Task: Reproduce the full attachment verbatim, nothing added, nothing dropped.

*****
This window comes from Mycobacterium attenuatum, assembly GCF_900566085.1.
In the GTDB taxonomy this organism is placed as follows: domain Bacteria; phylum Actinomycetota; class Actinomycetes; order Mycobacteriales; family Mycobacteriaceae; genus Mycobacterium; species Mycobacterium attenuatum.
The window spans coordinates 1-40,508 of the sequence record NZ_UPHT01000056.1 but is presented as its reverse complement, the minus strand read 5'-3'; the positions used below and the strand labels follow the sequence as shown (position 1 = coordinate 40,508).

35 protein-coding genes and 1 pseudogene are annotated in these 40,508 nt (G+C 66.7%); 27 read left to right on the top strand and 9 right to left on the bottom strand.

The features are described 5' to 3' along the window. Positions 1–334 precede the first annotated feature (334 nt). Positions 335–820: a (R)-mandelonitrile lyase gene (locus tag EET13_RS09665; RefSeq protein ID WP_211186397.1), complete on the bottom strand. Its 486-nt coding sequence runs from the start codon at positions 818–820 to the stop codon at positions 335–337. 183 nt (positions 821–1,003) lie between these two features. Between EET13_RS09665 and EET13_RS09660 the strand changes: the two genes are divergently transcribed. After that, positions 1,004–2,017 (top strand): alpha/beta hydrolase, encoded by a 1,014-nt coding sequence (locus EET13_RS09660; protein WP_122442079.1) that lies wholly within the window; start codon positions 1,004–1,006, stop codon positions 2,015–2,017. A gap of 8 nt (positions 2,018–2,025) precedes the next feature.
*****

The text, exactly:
This window comes from Mycobacterium attenuatum, assembly GCF_900566085.1.
In the GTDB taxonomy this organism is placed as follows: domain Bacteria; phylum Actinomycetota; class Actinomycetes; order Mycobacteriales; family Mycobacteriaceae; genus Mycobacterium; species Mycobacterium attenuatum.
The window spans coordinates 1-40,508 of the sequence record NZ_UPHT01000056.1 but is presented as its reverse complement, the minus strand read 5'-3'; the positions used below and the strand labels follow the sequence as shown (position 1 = coordinate 40,508).

35 protein-coding genes and 1 pseudogene are annotated in these 40,508 nt (G+C 66.7%); 27 read left to right on the top strand and 9 right to left on the bottom strand.

The features are described 5' to 3' along the window. Positions 1–334 precede the first annotated feature (334 nt). Positions 335–820: a (R)-mandelonitrile lyase gene (locus tag EET13_RS09665; RefSeq protein ID WP_211186397.1), complete on the bottom strand. Its 486-nt coding sequence runs from the start codon at positions 818–820 to the stop codon at positions 335–337. 183 nt (positions 821–1,003) lie between these two features. Between EET13_RS09665 and EET13_RS09660 the strand changes: the two genes are divergently transcribed. After that, positions 1,004–2,017 (top strand): alpha/beta hydrolase, encoded by a 1,014-nt coding sequence (locus EET13_RS09660; protein WP_122442079.1) that lies wholly within the window; start codon positions 1,004–1,006, stop codon positions 2,015–2,017. A gap of 8 nt (positions 2,018–2,025) precedes the next feature.